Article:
Wednesday, May 24, 2006

hummingbird feeder : New Arrivals

Clear and calm nights have allowed a steady progression of migrants to move in and through the area. There have been numerous reports of newly arrived species over the weekend. Hermit Thrushes are moving through en masse, as are White-throated Sparrows. Yellow-rumped Warblers and Palm Warblers are on the move as well, and the next wave of migrant warblers has begun: I had my first Black-throated Green Warbler of the spring on Sunday at Hedgehog Mountain. My 6-mile Pownal Walk this morning produced my first Brown Thrasher, and increased numbers of Chipping Sparrows and Blue-headed Vireos, and about 30 Yellow-rumped Warblers.

The clear and calm nights so conducive to migration is about to give way to a less-than-ideal few days. A large low offshore is going to produce clouds, rain (although we really need it!), and stiff northeasterly winds – not the best for flying north if you weigh less than a nickel! But, since it is already May, some birds will need to proceed despite less than ideal conditions. A similar storm to the one that we are about to see that occurred about this time last year produced unusually high numbers of phalaropes (pelagic wintering and migrating shorebirds) in nearshore waters. Seawatching should be productive for the next few days.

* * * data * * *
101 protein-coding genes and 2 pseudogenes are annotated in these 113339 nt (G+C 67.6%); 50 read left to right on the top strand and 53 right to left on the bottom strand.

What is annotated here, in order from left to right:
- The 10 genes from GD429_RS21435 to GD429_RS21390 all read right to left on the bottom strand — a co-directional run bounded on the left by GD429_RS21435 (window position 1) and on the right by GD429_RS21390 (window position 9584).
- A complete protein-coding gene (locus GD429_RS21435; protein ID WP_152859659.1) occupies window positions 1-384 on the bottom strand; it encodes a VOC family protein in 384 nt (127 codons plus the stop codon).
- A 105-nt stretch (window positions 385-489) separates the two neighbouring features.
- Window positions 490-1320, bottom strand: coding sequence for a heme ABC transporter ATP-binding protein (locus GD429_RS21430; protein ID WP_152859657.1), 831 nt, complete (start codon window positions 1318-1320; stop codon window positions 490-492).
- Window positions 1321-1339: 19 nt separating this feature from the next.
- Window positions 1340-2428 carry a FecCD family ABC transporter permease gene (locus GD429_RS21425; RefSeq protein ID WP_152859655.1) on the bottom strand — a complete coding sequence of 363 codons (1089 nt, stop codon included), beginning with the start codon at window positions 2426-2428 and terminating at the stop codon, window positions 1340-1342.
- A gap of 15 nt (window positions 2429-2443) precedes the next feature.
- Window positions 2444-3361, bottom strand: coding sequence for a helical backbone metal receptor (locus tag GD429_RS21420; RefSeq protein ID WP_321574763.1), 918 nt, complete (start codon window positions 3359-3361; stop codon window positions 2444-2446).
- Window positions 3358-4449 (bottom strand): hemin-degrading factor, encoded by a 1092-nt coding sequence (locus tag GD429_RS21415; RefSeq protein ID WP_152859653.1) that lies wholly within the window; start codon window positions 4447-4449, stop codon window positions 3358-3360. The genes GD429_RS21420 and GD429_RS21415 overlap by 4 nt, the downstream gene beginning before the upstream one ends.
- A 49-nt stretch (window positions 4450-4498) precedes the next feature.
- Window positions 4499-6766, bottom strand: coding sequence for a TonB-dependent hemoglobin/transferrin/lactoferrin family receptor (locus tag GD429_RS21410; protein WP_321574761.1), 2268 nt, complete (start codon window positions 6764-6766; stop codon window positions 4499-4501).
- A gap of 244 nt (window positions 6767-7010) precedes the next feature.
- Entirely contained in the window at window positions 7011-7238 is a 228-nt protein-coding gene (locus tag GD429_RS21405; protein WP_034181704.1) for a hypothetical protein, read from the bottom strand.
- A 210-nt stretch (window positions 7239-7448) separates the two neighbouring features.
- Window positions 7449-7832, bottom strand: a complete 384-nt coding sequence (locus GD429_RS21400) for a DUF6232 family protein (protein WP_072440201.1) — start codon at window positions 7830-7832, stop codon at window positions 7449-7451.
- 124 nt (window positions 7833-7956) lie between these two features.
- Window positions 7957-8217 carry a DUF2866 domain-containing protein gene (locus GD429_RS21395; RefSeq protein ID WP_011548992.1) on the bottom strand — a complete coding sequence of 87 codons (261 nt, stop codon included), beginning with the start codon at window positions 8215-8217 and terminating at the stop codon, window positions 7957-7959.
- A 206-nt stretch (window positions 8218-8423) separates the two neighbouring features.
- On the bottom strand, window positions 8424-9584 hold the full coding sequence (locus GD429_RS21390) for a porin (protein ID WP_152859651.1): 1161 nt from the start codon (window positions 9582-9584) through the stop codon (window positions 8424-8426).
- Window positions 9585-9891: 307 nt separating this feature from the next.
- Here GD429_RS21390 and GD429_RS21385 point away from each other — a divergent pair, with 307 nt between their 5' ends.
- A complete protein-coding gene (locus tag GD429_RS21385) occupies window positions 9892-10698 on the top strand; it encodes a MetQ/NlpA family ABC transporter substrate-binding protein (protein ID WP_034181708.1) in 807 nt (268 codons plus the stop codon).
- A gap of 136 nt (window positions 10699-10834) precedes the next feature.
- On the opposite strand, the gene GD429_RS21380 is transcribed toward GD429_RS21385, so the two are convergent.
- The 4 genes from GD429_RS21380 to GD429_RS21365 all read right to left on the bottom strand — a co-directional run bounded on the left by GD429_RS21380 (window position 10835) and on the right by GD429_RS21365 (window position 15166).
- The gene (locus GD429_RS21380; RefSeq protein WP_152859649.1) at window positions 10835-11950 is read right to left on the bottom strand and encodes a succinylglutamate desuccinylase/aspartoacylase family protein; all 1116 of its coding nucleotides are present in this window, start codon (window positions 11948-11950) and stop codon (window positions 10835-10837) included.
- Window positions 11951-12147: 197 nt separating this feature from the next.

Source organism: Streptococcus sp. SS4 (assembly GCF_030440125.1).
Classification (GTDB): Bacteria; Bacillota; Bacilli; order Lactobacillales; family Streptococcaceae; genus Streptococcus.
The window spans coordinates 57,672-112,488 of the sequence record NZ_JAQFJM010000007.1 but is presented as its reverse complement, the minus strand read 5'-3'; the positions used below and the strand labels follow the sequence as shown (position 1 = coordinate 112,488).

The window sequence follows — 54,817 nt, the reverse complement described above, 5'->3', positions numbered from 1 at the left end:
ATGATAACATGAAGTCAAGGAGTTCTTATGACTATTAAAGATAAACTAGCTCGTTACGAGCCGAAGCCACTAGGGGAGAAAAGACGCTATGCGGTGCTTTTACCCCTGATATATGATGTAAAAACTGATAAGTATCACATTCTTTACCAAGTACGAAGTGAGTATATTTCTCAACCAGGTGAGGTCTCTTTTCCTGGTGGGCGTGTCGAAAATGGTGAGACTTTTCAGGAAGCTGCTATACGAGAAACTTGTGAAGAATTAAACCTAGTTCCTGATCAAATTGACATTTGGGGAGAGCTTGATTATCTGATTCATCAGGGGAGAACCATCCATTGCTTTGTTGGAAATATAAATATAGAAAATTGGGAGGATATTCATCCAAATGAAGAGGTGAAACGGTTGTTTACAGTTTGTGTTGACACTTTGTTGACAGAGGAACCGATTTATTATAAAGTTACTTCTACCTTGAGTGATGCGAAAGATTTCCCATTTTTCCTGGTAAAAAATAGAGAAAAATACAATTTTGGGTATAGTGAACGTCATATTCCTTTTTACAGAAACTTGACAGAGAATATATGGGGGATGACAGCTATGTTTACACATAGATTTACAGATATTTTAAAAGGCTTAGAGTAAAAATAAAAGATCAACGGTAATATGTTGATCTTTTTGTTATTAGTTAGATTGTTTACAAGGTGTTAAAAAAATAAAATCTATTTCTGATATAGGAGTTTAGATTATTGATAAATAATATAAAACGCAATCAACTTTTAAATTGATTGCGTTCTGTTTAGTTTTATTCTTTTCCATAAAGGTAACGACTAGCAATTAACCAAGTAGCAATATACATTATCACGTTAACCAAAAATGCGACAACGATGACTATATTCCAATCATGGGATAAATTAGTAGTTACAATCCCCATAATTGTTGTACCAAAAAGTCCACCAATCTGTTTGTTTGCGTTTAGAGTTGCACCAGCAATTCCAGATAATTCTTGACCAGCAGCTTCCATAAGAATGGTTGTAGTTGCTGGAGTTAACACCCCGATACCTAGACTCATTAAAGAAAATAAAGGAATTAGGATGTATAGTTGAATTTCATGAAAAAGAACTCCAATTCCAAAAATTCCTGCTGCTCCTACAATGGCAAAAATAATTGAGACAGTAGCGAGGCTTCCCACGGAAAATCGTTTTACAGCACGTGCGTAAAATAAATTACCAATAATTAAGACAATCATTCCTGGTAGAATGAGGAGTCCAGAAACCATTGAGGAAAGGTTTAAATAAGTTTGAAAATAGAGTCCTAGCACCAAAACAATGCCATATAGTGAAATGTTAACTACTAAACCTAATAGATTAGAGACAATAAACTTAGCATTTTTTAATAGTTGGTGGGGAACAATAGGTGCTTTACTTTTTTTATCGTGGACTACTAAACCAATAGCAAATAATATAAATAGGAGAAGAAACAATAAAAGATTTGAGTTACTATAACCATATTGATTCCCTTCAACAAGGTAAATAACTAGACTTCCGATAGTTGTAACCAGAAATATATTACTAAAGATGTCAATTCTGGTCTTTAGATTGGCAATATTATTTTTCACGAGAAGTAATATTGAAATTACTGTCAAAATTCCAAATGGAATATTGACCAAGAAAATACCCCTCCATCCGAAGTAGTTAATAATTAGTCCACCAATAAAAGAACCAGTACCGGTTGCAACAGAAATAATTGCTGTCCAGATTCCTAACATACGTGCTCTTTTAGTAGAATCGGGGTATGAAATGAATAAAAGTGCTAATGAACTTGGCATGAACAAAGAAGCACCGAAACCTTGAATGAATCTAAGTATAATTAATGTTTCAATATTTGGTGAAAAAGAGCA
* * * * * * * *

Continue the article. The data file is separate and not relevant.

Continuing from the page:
Furthermore, as migrants arrive despite the weather, they are going to be hungry! The cold and wet May of last year produced unusually frequent visits to feeding stations by warblers, Baltimore Orioles, and Scarlet Tanagers for example. When these species do arrive and find cold and wet conditions that minimize natural food sources (insects and nectar), many seek out bird feeders to help with sustenance. Orange halves, dried fruit, grape jelly, live and roasted mealworms, and insect suet are all very popular at this time of year. ONE DAY last May, our fruit and jelly feeder at the store hosted 7 Baltimore Orioles, 3 Orchard Orioles (rare in Maine), and up to 4 Gray Catbirds!

Speaking of new arrivals – the first Ruby-throated Hummingbird reports in Maine were received this weekend! Get those feeders out! And remember, use ONLY PURE SUGAR, in a one part sugar to four parts water solution. Nothing more, nothing less! Red dyes are worthless, and may be harmful to the hummingbirds (they’re also a waste of your money). Honey and molasses should be avoided, as a fungus can develop that can be fatally toxic. Although I minimize refined sugar in my own diet, refined white sugar is all we can use in a hummingbird feeder. White sugar is pure sucrose, which is what a flowering plant makes. Avoid nutritionally and calorically (Is that a word? Well, if the President can make up words, why the heck can’t I!?) worthless dextrose and artificial sweeteners as well. And don’t forget, you need to clean out your hummingbird feeders regularly. Cleaning them every 3 or 4 days reduces the need for scrubbing and soaking, but they need to be cleaned AT LEAST weekly, more often if they are in full sun. A dirty hummingbird feeder with spoiled sugar water in not only unappealing to hummingbirds, but also potentially unhealthy!


Posted by Derek Lovitch at 02:16 PM

1 Comments:

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10:22 AM  

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